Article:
An hour forward or back?

In autumn the clocks are switched back to winter time – by one hour. While this means that we can sleep an hour longer, it also means that it gets dark earlier. In March it’s exactly the other way around: an hour less sleep, but longer days again.

Time change in October 2022: This is how the clock will change

  • The second time change in 2022 will take place in October. The changeover from summer time to winter time takes place on the last weekend in October.
  • Specifically, this means: On Sunday October 30, 2022 the clock will be over 3 o’clock shifted back an hour in the morning, so 3 a.m. becomes 2 a.m.
  • By switching to winter time, we get one hour for free. At the same time, it is dark an hour earlier.

Winter time 2022: Does the time change work automatically on the cell phone clock?

Anyone who uses a radio clock does not have to change their clock manually. Normally, this is adjusted automatically by a signal from the Physikalisch-Technische Bundesanstalt (PTB) in Braunschweig. The time change also takes place automatically on most smartphones, provided the corresponding function has not been deactivated.

In some cases, however, digital displays, for example in household appliances or in cars, have to be converted manually.

Shouldn’t the time change be abolished?

The end of the time change has been in sight for some time, and a majority of EU citizens voted in favor of abolishing it in a survey. 84 percent of those surveyed, most of them from Germany and Austria, stated that they wanted to permanently do without a time change.

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However, implementation is a long time coming. Because while the EU citizens have already announced their will, the majority of the member states have not yet taken a clear position. In order for the change to come into force, the responsible ministers of the EU countries must agree by majority. Nothing has come of the EU Parliament’s plan to abolish the time change by 2021, a final decision is adjourned indefinitely.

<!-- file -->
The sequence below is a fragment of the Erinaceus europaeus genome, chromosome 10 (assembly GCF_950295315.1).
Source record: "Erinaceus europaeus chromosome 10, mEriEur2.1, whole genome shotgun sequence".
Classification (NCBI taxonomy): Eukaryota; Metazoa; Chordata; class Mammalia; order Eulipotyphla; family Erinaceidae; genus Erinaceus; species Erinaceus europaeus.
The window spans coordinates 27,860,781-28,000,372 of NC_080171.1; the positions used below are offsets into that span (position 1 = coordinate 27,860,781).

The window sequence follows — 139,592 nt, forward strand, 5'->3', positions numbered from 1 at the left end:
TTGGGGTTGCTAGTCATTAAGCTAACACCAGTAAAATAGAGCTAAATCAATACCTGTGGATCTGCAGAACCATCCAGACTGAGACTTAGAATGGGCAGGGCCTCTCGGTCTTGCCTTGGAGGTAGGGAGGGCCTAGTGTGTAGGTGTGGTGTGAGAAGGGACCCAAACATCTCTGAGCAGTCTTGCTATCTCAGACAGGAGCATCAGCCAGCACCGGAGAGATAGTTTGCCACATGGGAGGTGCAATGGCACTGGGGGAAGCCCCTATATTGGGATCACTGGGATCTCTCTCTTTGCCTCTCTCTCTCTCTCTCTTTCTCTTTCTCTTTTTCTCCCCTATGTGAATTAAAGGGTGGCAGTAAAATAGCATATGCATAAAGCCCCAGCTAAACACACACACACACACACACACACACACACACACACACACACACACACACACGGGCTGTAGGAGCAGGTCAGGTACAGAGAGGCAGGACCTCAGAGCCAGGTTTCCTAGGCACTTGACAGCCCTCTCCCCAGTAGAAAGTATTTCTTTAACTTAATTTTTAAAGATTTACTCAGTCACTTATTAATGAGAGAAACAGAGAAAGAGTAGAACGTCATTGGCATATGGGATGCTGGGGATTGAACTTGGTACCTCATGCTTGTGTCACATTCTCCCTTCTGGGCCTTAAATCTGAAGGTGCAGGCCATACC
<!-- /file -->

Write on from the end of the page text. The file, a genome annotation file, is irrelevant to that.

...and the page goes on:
History of the time change in Germany and Europe

What is now known as winter time was standard time in Germany between 1950 and 1980. In the wake of the oil crisis in the 1970s, France decided in 1976 to introduce summer time for reasons of energy policy. Many member states of the European Community, the predecessor of today’s EU, followed, primarily for economic reasons.

In the Federal Republic of Germany, the time change was also discussed controversially due to the division into East and West. After the GDR had introduced summer time in 1979, the Federal Republic followed suit a year later. A divided time in the already divided country was to be avoided at all costs.

Within the EU, clocks have been changed according to uniform rules in all member states since 1996. On the last Sunday in March and October, the time is put forward by one hour or put back by one hour.

Are there health effects from the changeover to winter time?

The seasonal time change is harder for some people than others. This applies in particular to the time changeover to daylight saving time. If the day is suddenly “shorter” by an hour, the biorhythm of many people gets out of sync. For example, tiredness and depression are common in the first few days after the time change.

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How strongly people and animals react to the time change varies from person to person. While the changeover seems to pass without a trace for some, it can take several weeks for others.

What does the time change bring?

This question has been the subject of heated debate since the changeover was introduced. One of the main reasons that was originally used as an argument for the time change has long been refuted. Due to the more daylight in summer, less energy is consumed in these months, but this minimal saving effect is canceled out again in winter, since heating is used earlier in the morning hours.

The clock change to winter time is considered less of a problem, after all it brings with it a 25-hour Sunday, which many find particularly relaxing. Here, too, the biorhythm gets a little confused, but the “gift hour” is perceived more positively than negatively.

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